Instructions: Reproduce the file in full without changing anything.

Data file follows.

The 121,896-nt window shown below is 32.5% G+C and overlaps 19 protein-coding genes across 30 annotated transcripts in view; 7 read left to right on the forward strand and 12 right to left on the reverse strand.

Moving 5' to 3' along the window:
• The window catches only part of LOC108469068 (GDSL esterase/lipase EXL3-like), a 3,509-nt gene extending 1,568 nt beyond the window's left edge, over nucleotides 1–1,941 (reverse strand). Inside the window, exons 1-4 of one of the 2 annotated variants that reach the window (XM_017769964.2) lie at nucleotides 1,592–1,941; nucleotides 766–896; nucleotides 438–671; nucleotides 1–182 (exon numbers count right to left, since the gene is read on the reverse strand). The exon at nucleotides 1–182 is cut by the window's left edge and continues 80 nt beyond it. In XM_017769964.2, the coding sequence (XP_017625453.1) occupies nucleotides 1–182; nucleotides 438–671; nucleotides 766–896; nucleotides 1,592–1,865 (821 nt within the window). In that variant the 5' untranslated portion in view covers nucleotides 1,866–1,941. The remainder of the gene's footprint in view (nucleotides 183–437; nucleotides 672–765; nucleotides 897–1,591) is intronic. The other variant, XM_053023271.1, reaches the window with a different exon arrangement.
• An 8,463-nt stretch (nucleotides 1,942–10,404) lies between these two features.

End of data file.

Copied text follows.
The 121,896-nt window shown below is 32.5% G+C and overlaps 19 protein-coding genes across 30 annotated transcripts in view; 7 read left to right on the forward strand and 12 right to left on the reverse strand.

Moving 5' to 3' along the window:
• The window catches only part of LOC108469068 (GDSL esterase/lipase EXL3-like), a 3,509-nt gene extending 1,568 nt beyond the window's left edge, over nucleotides 1–1,941 (reverse strand). Inside the window, exons 1-4 of one of the 2 annotated variants that reach the window (XM_017769964.2) lie at nucleotides 1,592–1,941; nucleotides 766–896; nucleotides 438–671; nucleotides 1–182 (exon numbers count right to left, since the gene is read on the reverse strand). The exon at nucleotides 1–182 is cut by the window's left edge and continues 80 nt beyond it. In XM_017769964.2, the coding sequence (XP_017625453.1) occupies nucleotides 1–182; nucleotides 438–671; nucleotides 766–896; nucleotides 1,592–1,865 (821 nt within the window). In that variant the 5' untranslated portion in view covers nucleotides 1,866–1,941. The remainder of the gene's footprint in view (nucleotides 183–437; nucleotides 672–765; nucleotides 897–1,591) is intronic. The other variant, XM_053023271.1, reaches the window with a different exon arrangement.
• An 8,463-nt stretch (nucleotides 1,942–10,404) lies between these two features.